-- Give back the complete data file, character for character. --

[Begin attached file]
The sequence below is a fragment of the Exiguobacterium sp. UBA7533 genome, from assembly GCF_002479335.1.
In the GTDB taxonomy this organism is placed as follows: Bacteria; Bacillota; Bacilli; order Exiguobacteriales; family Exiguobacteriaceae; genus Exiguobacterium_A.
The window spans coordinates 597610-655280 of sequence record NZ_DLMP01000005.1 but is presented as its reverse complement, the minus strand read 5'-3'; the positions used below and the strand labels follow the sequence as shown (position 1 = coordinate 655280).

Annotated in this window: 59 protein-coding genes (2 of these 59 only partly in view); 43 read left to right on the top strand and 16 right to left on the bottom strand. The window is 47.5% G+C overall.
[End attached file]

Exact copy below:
The sequence below is a fragment of the Exiguobacterium sp. UBA7533 genome, from assembly GCF_002479335.1.
In the GTDB taxonomy this organism is placed as follows: Bacteria; Bacillota; Bacilli; order Exiguobacteriales; family Exiguobacteriaceae; genus Exiguobacterium_A.
The window spans coordinates 597610-655280 of sequence record NZ_DLMP01000005.1 but is presented as its reverse complement, the minus strand read 5'-3'; the positions used below and the strand labels follow the sequence as shown (position 1 = coordinate 655280).

Annotated in this window: 59 protein-coding genes (2 of these 59 only partly in view); 43 read left to right on the top strand and 16 right to left on the bottom strand. The window is 47.5% G+C overall.